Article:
“For nature, heartless, witless nature,
    Will neither care nor know
    What stranger’s feet may find the meadow
    And trespass there and go,
    Nor ask amid the dews of morning
    If they are mine or no”.

    I agree with your view of the matter, Mick. Although I, also have done stupid things in the past. Best, Kevin

    Liked by 1 person

    1. Thanks, Kevin. I have not heard that poem before, but it does sum up the thought very well. As much as I love nature, I always feel irritated by people who overly sentimentalise over it. Like the idea of ‘conquering’ it, it seems they need to somehow take possession of it in some way.

      Liked by 1 person

  2. You have to respect nature and there’s no alternative. It’s a bigger force than mankind, something that we all have found out over the course of time after tampering with things. We all have to abide by the law of the land, I guess! No second thought about it. I can very well recall your previous post on Oman adventures!

    Liked by 2 people

  3. I think remembering to be a visitor on your best behavior is a good, clear rule. If you can pass through the scene and not leave a trace, that’s admirable.
    In New Mexico and Arizona, the Apaches don’t want you to even photograph certain sacred mountains. I don’t claim to understand that, and I wasn’t there long enough to learn much about their beliefs, but I respected their wishes.

    Liked by 1 person

  4. Traveling with humility is so much more rewarding because you stand to be enriched by the experience. The other approach feels like plundering. Never understood what humans really hoped to gain for their souls with that kind of attitude. But many seem to have it now as much as ever … to the moon and beyond!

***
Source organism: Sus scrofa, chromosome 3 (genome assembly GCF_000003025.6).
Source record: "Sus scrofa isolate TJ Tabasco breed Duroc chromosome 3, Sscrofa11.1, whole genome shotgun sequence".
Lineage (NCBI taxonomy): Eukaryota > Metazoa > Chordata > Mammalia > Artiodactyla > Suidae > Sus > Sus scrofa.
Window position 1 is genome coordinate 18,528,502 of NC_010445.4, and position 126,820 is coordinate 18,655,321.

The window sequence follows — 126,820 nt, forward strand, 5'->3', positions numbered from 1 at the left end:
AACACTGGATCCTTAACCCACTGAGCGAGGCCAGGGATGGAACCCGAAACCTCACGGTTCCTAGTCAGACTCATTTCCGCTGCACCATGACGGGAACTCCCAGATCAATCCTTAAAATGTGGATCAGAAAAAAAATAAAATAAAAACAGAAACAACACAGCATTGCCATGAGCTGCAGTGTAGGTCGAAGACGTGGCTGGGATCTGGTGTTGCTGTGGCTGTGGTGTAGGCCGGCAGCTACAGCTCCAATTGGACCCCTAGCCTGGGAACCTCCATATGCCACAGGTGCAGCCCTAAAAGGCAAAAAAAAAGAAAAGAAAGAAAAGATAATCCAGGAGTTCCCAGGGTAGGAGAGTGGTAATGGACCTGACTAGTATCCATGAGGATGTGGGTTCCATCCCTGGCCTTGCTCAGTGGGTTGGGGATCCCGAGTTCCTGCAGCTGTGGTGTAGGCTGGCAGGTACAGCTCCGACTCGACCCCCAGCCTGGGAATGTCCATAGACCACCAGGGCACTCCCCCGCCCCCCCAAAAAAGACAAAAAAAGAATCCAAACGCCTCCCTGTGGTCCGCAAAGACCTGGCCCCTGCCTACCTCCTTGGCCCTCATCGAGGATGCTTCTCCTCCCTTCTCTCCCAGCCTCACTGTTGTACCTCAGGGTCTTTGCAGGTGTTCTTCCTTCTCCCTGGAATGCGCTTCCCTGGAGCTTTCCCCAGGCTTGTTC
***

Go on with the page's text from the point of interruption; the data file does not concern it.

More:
Liked by 1 person

    1. True, Monica. Travelling with humility means you leave yourself open to all sorts of experiences you might otherwise miss. Stomping through in huge boots wearing blinkers means you miss everything except what you’re focused on.

      Liked by 1 person

  5. People get lost in the Drakensburg Mountains in South Africa every year, Mick. People underestimate nature and they also underestimate how far things are and how long it can take to get to a certain point and back. YOur attitude is very wise.

    Liked by 1 person

  6. Mick, how true to always respect nature and explore our surroundings with humility and safety. Like children who at times feel no sense of mortality, I guess desires to achieve ones goal drives one on recklessly! Beautiful and awe-inspiring photos!

    Liked by 1 person

  7. You put your finger right on it Mick, you can’t conquer nature. Perhaps you can conquer your own nature, but that’s something else entirely. And as for the attitude, traveling with respect should go beyond the mountains and include those who dwell within.

    Liked by 1 person

  8. You’re as much a part of nature as are the mountains – so, indeed, why not both be neutral?

    I also wonder about the expression of ‘conquering’ something… it’s only in English, isn’t it? Or do other nations use the same idea?

    Liked by 1 person